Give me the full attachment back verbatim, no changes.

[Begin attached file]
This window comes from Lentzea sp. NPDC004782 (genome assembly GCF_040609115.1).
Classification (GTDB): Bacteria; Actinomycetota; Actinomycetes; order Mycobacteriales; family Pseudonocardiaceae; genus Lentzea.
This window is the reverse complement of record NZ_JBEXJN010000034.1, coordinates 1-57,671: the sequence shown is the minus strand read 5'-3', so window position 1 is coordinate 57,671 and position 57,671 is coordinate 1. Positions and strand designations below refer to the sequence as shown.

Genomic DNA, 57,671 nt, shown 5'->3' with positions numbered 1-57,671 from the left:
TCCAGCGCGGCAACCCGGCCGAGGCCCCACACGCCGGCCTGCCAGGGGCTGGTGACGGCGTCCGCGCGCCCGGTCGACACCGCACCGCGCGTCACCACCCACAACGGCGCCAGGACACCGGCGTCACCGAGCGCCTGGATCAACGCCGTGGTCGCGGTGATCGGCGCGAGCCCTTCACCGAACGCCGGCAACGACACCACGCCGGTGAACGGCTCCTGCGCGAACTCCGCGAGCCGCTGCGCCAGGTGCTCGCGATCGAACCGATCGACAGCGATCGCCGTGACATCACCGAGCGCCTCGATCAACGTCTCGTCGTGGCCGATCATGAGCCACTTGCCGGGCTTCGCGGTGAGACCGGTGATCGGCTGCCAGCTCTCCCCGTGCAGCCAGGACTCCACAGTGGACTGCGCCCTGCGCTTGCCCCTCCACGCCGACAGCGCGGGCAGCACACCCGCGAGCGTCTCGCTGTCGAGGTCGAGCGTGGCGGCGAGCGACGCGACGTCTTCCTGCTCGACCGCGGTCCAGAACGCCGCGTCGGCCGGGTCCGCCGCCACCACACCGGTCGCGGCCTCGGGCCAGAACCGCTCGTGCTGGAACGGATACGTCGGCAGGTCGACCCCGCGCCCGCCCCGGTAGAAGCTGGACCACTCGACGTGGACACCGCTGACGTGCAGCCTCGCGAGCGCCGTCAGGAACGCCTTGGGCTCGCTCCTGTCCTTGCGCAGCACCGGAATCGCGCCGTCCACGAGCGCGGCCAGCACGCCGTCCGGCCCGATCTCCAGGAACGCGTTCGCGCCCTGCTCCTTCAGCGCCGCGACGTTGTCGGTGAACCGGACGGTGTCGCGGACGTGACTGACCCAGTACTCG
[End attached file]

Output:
This window comes from Lentzea sp. NPDC004782 (genome assembly GCF_040609115.1).
Classification (GTDB): Bacteria; Actinomycetota; Actinomycetes; order Mycobacteriales; family Pseudonocardiaceae; genus Lentzea.
This window is the reverse complement of record NZ_JBEXJN010000034.1, coordinates 1-57,671: the sequence shown is the minus strand read 5'-3', so window position 1 is coordinate 57,671 and position 57,671 is coordinate 1. Positions and strand designations below refer to the sequence as shown.

Genomic DNA, 57,671 nt, shown 5'->3' with positions numbered 1-57,671 from the left:
TCCAGCGCGGCAACCCGGCCGAGGCCCCACACGCCGGCCTGCCAGGGGCTGGTGACGGCGTCCGCGCGCCCGGTCGACACCGCACCGCGCGTCACCACCCACAACGGCGCCAGGACACCGGCGTCACCGAGCGCCTGGATCAACGCCGTGGTCGCGGTGATCGGCGCGAGCCCTTCACCGAACGCCGGCAACGACACCACGCCGGTGAACGGCTCCTGCGCGAACTCCGCGAGCCGCTGCGCCAGGTGCTCGCGATCGAACCGATCGACAGCGATCGCCGTGACATCACCGAGCGCCTCGATCAACGTCTCGTCGTGGCCGATCATGAGCCACTTGCCGGGCTTCGCGGTGAGACCGGTGATCGGCTGCCAGCTCTCCCCGTGCAGCCAGGACTCCACAGTGGACTGCGCCCTGCGCTTGCCCCTCCACGCCGACAGCGCGGGCAGCACACCCGCGAGCGTCTCGCTGTCGAGGTCGAGCGTGGCGGCGAGCGACGCGACGTCTTCCTGCTCGACCGCGGTCCAGAACGCCGCGTCGGCCGGGTCCGCCGCCACCACACCGGTCGCGGCCTCGGGCCAGAACCGCTCGTGCTGGAACGGATACGTCGGCAGGTCGACCCCGCGCCCGCCCCGGTAGAAGCTGGACCACTCGACGTGGACACCGCTGACGTGCAGCCTCGCGAGCGCCGTCAGGAACGCCTTGGGCTCGCTCCTGTCCTTGCGCAGCACCGGAATCGCGCCGTCCACGAGCGCGGCCAGCACGCCGTCCGGCCCGATCTCCAGGAACGCGTTCGCGCCCTGCTCCTTCAGCGCCGCGACGTTGTCGGTGAACCGGACGGTGTCGCGGACGTGACTGACCCAGTACTCG